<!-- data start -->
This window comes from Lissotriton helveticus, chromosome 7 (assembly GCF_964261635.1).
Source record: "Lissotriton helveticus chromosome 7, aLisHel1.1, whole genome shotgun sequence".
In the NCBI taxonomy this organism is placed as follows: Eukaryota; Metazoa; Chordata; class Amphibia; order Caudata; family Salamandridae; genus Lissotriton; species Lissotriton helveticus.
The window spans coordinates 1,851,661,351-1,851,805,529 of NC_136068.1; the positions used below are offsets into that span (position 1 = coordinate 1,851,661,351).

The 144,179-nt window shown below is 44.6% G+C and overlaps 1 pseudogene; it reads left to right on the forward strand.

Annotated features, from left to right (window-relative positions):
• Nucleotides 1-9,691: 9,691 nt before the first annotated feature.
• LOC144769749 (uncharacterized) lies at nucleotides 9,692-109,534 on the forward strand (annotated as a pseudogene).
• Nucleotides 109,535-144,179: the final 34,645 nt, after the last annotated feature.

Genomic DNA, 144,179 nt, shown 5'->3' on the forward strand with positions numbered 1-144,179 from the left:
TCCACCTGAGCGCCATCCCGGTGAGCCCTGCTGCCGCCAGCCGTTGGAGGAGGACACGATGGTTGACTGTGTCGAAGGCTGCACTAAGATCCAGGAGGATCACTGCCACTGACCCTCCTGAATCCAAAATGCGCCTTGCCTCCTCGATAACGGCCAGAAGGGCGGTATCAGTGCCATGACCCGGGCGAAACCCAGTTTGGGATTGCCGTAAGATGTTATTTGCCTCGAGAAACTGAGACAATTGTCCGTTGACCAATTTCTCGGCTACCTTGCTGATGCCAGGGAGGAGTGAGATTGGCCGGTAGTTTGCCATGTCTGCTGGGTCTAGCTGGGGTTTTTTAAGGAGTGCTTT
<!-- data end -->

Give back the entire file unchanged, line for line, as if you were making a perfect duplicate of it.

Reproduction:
This window comes from Lissotriton helveticus, chromosome 7 (assembly GCF_964261635.1).
Source record: "Lissotriton helveticus chromosome 7, aLisHel1.1, whole genome shotgun sequence".
In the NCBI taxonomy this organism is placed as follows: Eukaryota; Metazoa; Chordata; class Amphibia; order Caudata; family Salamandridae; genus Lissotriton; species Lissotriton helveticus.
The window spans coordinates 1,851,661,351-1,851,805,529 of NC_136068.1; the positions used below are offsets into that span (position 1 = coordinate 1,851,661,351).

The 144,179-nt window shown below is 44.6% G+C and overlaps 1 pseudogene; it reads left to right on the forward strand.

Annotated features, from left to right (window-relative positions):
• Nucleotides 1-9,691: 9,691 nt before the first annotated feature.
• LOC144769749 (uncharacterized) lies at nucleotides 9,692-109,534 on the forward strand (annotated as a pseudogene).
• Nucleotides 109,535-144,179: the final 34,645 nt, after the last annotated feature.

Genomic DNA, 144,179 nt, shown 5'->3' on the forward strand with positions numbered 1-144,179 from the left:
TCCACCTGAGCGCCATCCCGGTGAGCCCTGCTGCCGCCAGCCGTTGGAGGAGGACACGATGGTTGACTGTGTCGAAGGCTGCACTAAGATCCAGGAGGATCACTGCCACTGACCCTCCTGAATCCAAAATGCGCCTTGCCTCCTCGATAACGGCCAGAAGGGCGGTATCAGTGCCATGACCCGGGCGAAACCCAGTTTGGGATTGCCGTAAGATGTTATTTGCCTCGAGAAACTGAGACAATTGTCCGTTGACCAATTTCTCGGCTACCTTGCTGATGCCAGGGAGGAGTGAGATTGGCCGGTAGTTTGCCATGTCTGCTGGGTCTAGCTGGGGTTTTTTAAGGAGTGCTTT